The following two videos (see below) were recent social experiments conducted in Sweden to measure Swedes’ reactions to, in one clip, a rape inside a van in a parking garage, and in the second, moderate intimidation/violence toward a woman on the subway. The first video is by far the more shocking of the two.
The original article from The Local is reprinted in full below, but it and the two videos are certainly fodder for discussion.
The response of the bystanders, is, at one might expect, pretty sickening. To their individual credit, eventually a white Swedish man intervenes in the rape video, and a white Polish man intervenes in the subway video, but only after numerous others walk by.
I had actually thought of something like this before, but where the experiments would be replicated in various countries, with the results carefully measured to analyze responses. In such a way the willingness of Western men to put their safety on the line to defend women could be compared country by country, and some (Russia, and America I would like to think), would score high, while others (Germany and Sweden I would guess), would score low. I would also like to see the different responses in European and Anglosphere countries when the attacker is racially European (as in the subway video below), vs Middle-Eastern or African. If anyone has thoughts on what the outcomes would be I would love to hear them below.
Here is the second video:
I don’t want to sound egotistical, but I would have knocked this guy out before I realized it was a social experiment. I am loathe to attribute too much shame to the Swedes however (the original title to this article was a little more ‘pointed’), because I KNOW there are strong, heroic men in Sweden. I have met them, and there is one in particular I hope to profile on this website in the near future. They have just been conditioned by the sick society around them to such a degree, that scenes such as those in these videos are now possible. I do however fully believe that the existential crisis now confronting them will bring their heroism (and all of our heroism, for that matter) out of dormancy, and ignite a flame that will transform Europe. Indeed we already saw the stirrings of this in the Central Station attacks of several weeks ago.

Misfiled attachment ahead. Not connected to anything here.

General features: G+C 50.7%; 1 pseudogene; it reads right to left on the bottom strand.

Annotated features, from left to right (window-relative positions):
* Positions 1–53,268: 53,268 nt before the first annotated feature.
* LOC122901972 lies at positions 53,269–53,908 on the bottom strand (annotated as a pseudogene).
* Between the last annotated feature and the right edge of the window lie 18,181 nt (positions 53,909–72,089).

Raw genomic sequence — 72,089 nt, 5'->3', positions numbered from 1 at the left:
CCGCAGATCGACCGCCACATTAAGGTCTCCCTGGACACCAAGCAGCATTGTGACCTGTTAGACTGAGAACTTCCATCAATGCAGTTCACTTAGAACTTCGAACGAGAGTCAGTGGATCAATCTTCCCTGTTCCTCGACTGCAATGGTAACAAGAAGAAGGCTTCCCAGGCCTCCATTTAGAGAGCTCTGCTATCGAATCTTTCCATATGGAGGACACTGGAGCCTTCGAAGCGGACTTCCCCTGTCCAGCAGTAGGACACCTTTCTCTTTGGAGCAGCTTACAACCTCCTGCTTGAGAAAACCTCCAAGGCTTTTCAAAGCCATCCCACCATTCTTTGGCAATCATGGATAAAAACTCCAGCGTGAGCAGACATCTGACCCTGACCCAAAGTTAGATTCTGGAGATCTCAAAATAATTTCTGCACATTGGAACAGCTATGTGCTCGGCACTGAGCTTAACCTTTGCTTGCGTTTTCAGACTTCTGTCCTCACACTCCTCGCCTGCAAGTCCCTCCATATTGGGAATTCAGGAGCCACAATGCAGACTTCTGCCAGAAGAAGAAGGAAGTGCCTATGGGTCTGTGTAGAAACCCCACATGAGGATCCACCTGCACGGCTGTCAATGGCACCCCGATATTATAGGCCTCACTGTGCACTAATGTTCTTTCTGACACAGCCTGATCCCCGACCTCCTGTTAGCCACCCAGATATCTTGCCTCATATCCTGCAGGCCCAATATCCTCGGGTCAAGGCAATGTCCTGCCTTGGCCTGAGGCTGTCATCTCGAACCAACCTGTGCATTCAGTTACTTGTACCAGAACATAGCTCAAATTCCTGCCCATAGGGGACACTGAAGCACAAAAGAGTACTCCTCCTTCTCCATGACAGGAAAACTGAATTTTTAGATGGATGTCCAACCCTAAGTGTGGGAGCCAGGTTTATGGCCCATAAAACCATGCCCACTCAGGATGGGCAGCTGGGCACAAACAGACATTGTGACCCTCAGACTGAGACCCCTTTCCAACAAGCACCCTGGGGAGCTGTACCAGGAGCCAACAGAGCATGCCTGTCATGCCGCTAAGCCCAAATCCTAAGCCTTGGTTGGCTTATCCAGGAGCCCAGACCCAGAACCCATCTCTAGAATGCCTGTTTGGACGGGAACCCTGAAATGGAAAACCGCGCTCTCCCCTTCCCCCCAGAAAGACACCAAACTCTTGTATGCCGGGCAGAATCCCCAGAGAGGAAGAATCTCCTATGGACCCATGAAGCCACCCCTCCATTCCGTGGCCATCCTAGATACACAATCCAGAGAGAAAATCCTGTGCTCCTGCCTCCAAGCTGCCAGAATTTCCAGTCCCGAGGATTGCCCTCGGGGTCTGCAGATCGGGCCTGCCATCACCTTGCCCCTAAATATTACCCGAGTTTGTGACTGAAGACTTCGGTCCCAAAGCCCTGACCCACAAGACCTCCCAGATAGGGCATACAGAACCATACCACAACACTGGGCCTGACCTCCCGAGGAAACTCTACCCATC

Here is the original article:
Headline: How many will step in to stop this ‘attack’ in Stockholm?
In the clip, filmed on a Saturday evening at the subway stop in Stockholm’s Old Town (Gamla Stan), viewers see actor Daniel Norlin angrily lash out at and push innocent bystander (and fellow actor) Sara Henrietta.
Its mission? To see how many onlookers are willing to speak up and stop the situation from escalating.
“We came up with the idea following similar incidents in Stockholm lately. We wanted this to be given more attention and urge people to act in such situations,” Norlin, one of the co-producers of social experiment group Normel TV, told The Local on Tuesday.
Earlier this year, CCTV footage of a similar incident caused a stir in Sweden after it captured a pickpocket hitting and spitting at a mum with two children at the same underground station. Police later arrested a suspect, who faces charges of assault, theft and molestation at one of the capital’s tourist hotspots.
But in the Normel TV clip, created by Norlin himself and co-producer Vlad Reiser – who describe themselves as “two Russian guys who live in Sweden and do awesome vids” – many Stockholm commuters are seen only warily eyeing the visibly shaken victim and her ‘attacker’ without intervening.
“We thought that more people would speak up and react. But actually it wasn’t that many who reacted as we had imagined,” said Norlin.
However, while some choose to walk past, others step in to try to stop the attack.
“It’s not worth it, man,” says one, trying to deflate the tense situation.
“What are you doing?” asks a woman and steps between the pair.
But Norlin told The Local he had expected more people to act. Referring to a Polish man who, in the video, is by far the quickest to intervene, he said: “We have noticed that many people from other cultures often react the most strongly, and that’s what we want to get at, we want Swedes to react in similar situations.”
By Tuesday afternoon the video had been viewed more than 380,000 times on YouTube less than a day after it was published.
“People write that it’s good that these things get attention. The reactions have been very positive,” said Norlin.